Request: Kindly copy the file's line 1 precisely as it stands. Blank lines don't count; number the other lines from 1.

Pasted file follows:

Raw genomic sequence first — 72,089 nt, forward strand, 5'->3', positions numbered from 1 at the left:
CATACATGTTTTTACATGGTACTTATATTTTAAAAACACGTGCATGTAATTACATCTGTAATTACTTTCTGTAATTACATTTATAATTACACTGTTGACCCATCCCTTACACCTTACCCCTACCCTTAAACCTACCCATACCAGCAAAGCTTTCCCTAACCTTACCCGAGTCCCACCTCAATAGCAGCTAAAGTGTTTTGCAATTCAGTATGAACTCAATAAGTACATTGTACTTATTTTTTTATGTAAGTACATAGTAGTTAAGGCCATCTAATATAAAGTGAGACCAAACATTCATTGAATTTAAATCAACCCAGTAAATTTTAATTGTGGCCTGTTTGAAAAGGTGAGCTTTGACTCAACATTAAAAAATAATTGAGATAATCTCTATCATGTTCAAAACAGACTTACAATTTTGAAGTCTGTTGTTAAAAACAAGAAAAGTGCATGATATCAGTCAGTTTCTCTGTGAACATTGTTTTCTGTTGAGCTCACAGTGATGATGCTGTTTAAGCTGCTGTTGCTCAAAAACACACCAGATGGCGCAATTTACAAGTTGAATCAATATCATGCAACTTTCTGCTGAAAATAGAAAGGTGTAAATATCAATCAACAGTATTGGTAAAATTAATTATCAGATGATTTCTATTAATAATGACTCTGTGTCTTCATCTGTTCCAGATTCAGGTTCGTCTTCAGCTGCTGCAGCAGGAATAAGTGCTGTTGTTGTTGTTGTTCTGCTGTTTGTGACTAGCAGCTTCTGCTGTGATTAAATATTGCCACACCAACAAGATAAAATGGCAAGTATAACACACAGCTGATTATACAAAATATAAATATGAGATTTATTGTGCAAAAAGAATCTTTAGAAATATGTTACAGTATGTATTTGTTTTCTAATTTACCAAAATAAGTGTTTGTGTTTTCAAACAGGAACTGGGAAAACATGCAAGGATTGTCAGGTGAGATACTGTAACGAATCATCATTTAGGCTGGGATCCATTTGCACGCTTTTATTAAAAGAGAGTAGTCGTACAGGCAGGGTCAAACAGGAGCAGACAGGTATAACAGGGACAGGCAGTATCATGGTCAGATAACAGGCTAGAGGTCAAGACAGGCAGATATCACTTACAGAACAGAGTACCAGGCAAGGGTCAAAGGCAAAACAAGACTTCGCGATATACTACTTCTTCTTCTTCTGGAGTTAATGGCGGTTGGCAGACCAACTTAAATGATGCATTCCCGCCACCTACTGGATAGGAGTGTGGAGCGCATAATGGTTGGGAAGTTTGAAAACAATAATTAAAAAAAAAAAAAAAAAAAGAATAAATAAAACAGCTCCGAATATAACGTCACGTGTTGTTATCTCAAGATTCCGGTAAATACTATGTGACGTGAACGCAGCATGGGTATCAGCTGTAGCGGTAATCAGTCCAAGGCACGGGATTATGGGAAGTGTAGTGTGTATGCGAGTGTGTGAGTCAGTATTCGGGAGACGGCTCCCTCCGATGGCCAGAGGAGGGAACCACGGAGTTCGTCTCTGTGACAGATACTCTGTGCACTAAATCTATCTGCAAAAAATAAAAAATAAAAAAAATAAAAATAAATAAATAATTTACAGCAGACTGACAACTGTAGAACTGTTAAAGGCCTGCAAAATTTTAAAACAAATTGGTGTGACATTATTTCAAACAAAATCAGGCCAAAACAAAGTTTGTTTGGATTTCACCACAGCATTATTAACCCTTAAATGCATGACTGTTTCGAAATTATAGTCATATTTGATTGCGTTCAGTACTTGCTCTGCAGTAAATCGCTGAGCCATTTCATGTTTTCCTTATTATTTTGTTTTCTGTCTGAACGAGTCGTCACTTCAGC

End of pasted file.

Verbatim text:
Raw genomic sequence first — 72,089 nt, forward strand, 5'->3', positions numbered from 1 at the left: